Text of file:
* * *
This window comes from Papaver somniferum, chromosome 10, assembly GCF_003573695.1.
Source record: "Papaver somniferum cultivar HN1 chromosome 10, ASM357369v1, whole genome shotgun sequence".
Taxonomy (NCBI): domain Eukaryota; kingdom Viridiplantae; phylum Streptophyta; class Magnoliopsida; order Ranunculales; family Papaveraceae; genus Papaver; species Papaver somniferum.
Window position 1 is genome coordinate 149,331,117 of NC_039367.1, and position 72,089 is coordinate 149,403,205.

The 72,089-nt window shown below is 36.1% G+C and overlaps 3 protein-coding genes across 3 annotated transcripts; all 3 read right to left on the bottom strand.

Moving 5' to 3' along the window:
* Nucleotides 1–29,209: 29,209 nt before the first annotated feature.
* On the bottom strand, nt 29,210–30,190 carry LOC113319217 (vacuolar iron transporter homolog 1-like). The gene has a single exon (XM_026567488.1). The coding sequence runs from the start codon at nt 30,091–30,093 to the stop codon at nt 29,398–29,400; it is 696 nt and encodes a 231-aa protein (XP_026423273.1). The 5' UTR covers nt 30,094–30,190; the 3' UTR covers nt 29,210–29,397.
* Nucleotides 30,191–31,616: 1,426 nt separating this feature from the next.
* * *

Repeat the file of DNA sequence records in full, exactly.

This window comes from Papaver somniferum, chromosome 10, assembly GCF_003573695.1.
Source record: "Papaver somniferum cultivar HN1 chromosome 10, ASM357369v1, whole genome shotgun sequence".
Taxonomy (NCBI): domain Eukaryota; kingdom Viridiplantae; phylum Streptophyta; class Magnoliopsida; order Ranunculales; family Papaveraceae; genus Papaver; species Papaver somniferum.
Window position 1 is genome coordinate 149,331,117 of NC_039367.1, and position 72,089 is coordinate 149,403,205.

The 72,089-nt window shown below is 36.1% G+C and overlaps 3 protein-coding genes across 3 annotated transcripts; all 3 read right to left on the bottom strand.

Moving 5' to 3' along the window:
* Nucleotides 1–29,209: 29,209 nt before the first annotated feature.
* On the bottom strand, nt 29,210–30,190 carry LOC113319217 (vacuolar iron transporter homolog 1-like). The gene has a single exon (XM_026567488.1). The coding sequence runs from the start codon at nt 30,091–30,093 to the stop codon at nt 29,398–29,400; it is 696 nt and encodes a 231-aa protein (XP_026423273.1). The 5' UTR covers nt 30,094–30,190; the 3' UTR covers nt 29,210–29,397.
* Nucleotides 30,191–31,616: 1,426 nt separating this feature from the next.